Danger! Uneven ground

3 08 2012

A couple of weeks ago I received an email outlining the need for “urgent” works to be undertaken on the footpath outside the building where I work.  The email described the works as critical to render the paths safe for use.

The funny thing was I remembered walking on one of the paths that morning and I didn’t seem to recall any dangerous chasms or pits, ledges or crumbling ravines.  No matter I thought, clearly there was something I missed that really needed fixing.

As I left work that afternoon I payed particular attention to the paths on the way out of the building and despite actually looking for a problem, still struggled to find any.   I did notice that a couple of concrete slabs had risen a few centimetres in comparison to those next to them, but surely that wasn’t the critical, urgent works to which the all staff email referred?

Turns out it was.  The next morning I again paid particular attention to paths on the way into my office building and noticed that several of the “joins” where concrete sections meet had been ground down to make them totally flat.  The danger apparently had been averted.

A couple of weeks later I happened to mention this comical situation to a new staff member who had previously been in a site management position for the offices where I work.  I alluded to the fact that I was a little bemused as to how a concrete join raising a few centimetres actually constituted a critical or urgent problem.  Her respond simply blew me away.  She explained that in fact the works were tendered following the hospitalisation of two staff in a two week period.  I’ll repeat that to help it sink in, two people had been hospitalised after tripping on raised concrete joins and so this meant that we had to urgently grind down the paths to make them safe.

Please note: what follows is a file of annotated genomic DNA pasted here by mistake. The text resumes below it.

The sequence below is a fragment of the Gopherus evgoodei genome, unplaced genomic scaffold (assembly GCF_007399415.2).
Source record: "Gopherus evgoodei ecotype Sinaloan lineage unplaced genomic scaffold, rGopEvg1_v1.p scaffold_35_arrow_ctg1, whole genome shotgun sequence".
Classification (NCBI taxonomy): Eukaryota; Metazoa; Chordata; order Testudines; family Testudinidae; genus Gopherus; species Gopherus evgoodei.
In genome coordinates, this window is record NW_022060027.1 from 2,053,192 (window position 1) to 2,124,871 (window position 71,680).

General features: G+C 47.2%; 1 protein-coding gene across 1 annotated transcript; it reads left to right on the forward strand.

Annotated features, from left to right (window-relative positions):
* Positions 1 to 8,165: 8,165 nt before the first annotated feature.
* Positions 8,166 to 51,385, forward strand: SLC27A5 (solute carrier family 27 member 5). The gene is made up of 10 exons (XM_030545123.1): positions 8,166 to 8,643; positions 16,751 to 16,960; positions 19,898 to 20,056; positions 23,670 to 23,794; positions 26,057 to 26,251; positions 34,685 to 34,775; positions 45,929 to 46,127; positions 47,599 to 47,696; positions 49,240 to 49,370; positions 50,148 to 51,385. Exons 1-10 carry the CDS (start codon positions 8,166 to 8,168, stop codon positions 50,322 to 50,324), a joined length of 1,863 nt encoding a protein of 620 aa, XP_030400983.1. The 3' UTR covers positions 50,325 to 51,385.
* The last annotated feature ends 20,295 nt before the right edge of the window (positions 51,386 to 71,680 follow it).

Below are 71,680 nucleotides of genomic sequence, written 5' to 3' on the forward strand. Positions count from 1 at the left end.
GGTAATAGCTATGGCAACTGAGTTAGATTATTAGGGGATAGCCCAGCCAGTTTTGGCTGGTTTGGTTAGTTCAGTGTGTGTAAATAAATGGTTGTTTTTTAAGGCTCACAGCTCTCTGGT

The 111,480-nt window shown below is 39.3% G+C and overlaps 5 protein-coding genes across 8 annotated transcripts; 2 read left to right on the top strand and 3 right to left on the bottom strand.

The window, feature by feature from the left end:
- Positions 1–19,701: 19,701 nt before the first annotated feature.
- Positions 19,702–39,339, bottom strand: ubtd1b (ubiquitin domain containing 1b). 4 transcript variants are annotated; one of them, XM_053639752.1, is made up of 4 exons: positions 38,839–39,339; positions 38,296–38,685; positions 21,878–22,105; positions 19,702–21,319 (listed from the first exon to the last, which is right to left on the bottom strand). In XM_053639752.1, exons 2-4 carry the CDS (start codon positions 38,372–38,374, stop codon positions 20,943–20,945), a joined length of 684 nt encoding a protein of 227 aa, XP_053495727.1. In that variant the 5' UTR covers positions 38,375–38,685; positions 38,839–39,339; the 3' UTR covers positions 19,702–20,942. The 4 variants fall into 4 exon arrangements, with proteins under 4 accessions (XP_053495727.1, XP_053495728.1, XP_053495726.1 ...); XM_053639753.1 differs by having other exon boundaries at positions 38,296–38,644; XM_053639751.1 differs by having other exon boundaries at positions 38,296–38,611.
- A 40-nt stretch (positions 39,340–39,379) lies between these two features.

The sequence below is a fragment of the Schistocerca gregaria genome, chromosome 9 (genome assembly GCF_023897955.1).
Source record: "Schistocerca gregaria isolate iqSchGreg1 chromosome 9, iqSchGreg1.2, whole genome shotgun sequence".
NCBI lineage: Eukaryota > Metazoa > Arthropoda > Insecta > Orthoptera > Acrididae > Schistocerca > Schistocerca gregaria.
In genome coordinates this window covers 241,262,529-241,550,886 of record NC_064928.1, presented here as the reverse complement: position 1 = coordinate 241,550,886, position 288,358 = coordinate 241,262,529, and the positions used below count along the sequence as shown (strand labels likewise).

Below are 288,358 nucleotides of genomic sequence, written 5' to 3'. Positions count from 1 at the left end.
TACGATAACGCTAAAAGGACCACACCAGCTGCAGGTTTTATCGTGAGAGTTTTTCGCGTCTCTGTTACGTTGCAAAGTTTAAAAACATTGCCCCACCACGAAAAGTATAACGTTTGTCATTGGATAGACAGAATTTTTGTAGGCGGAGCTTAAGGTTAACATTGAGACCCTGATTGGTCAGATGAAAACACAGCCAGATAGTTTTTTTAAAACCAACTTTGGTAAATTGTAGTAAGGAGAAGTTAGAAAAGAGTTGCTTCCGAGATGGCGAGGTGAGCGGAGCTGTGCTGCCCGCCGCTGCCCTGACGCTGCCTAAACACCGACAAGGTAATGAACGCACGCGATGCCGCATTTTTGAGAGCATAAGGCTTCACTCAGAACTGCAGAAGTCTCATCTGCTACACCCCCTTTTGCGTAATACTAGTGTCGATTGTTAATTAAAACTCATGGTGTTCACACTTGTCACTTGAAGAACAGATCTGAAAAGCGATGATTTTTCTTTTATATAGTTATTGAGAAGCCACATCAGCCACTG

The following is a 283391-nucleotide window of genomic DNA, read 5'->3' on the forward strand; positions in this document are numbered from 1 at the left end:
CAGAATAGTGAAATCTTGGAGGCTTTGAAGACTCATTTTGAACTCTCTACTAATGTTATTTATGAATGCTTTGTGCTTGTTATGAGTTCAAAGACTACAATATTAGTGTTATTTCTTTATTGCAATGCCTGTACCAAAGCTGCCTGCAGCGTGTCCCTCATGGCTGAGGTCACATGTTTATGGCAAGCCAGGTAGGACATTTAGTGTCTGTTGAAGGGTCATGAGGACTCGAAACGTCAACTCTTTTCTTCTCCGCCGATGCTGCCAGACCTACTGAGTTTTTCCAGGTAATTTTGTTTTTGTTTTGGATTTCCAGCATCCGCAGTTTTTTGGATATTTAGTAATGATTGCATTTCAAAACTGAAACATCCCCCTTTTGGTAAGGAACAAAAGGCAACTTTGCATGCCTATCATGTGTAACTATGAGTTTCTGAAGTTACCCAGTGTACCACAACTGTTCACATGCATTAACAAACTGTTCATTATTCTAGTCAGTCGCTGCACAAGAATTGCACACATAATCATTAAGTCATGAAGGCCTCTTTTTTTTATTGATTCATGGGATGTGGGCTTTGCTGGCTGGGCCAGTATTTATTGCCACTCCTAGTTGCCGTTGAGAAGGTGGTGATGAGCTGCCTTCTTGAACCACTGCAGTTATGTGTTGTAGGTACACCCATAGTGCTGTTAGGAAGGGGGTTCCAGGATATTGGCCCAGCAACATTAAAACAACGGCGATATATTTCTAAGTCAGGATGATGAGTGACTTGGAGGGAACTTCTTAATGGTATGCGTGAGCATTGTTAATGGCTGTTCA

Since when did the human being become so incapable of normal movement that walking across anything other than perfectly flat ground would pose any problem whatsoever, let alone put someone in hospital?  If ever we needed evidence of a species in trouble, this is it.

I’ve no doubt that the people who fell on the 2-3cm raised concrete joins that then caused a hospital stay were somewhat less than well conditioned.  In fact I’d even go so far as to say that they were probably towards the bottom end of the human physical capability bell curve, at least I hope they are.  But it did make me think about the life of the modern human and whether all the development and “progress” we have made since the industrial revolution has actually helped us to move, or caused us to start losing the ability altogether?  Ask yourself this, what percentage of your life do you actually move on uneven ground?  Now ask yourself another question.  If you lived as a natural wild animal, in nature, when, if ever, would you find yourself on flat ground?  In fact you wouldn’t have to go far back in history at all, probably only a hundred years or so, to realise that only a small percentage of our time would have ever been on flat ground.

Movement in our modern world is entirely predictable.  Our homes have flat floors, our roads and paths are perfectly flat, our buildings have flat floors and even our “nature” parks and reserves tend to have paths and boardwalks put in place to make moving “easy”.  But is it really moving?  Perhaps our desire to make things easy, to make “nature” accessible, and even to protect nature from the impact of people visiting it, is really causing significant problems for humanity?

When I talk to people about what natural movement means, about what I do, I explain that I move and train in nature as a way of increasing my capabilities.  Not only do I not avoid uneven ground or obstacles, I actively seek them out, because moving across and through challenging terrain is quite simply the most effective way of maintaining and increasing my movement capabilities.  And because I do it barefoot I’m building my raw capabilities, available no matter what the situation.

I’d love to think that the modern world will quickly realise the slippery slope it’s created for itself by developing the hell out of everything and flattening out our world.  But it won’t really.  I’d love to think that people will come to their senses and accept responsibility for there own physical incompetence, as opposed to blaming someone else for tripping on a raised paver, but this is unlikely too. At least in the short term.

Still, if enough people stand up and question why all our terrain has to be flat (and boring) maybe we as a species can find our way out of the zoo we’ve created? Maybe.